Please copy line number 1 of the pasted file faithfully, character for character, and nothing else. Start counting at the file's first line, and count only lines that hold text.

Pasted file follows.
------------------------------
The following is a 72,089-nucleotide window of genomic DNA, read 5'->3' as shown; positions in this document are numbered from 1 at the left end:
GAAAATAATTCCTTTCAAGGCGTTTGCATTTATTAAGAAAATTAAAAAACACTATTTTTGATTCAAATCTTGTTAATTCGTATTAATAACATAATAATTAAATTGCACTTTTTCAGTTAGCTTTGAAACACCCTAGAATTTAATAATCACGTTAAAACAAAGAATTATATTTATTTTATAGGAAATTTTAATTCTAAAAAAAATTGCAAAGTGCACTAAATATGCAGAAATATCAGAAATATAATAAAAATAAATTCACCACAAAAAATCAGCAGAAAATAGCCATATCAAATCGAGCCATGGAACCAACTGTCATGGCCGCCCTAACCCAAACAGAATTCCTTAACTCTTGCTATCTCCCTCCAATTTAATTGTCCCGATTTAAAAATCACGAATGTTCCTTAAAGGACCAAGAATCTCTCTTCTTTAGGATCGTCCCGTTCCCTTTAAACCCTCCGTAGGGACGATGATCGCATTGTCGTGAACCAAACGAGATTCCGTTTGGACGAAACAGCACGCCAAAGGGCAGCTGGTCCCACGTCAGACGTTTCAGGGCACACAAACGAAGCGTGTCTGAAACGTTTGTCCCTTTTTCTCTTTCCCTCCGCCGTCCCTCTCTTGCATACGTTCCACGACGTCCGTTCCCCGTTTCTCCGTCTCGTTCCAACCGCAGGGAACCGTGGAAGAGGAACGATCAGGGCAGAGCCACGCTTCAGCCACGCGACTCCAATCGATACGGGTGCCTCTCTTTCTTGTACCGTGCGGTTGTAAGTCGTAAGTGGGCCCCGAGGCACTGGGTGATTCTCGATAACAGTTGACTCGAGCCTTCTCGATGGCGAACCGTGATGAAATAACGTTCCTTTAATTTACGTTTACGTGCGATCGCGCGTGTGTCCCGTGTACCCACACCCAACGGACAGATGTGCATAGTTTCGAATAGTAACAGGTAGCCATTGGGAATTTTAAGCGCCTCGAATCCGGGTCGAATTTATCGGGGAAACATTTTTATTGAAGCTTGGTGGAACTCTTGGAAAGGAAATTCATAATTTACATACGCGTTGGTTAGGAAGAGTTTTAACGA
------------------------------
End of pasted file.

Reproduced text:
The following is a 72,089-nucleotide window of genomic DNA, read 5'->3' as shown; positions in this document are numbered from 1 at the left end: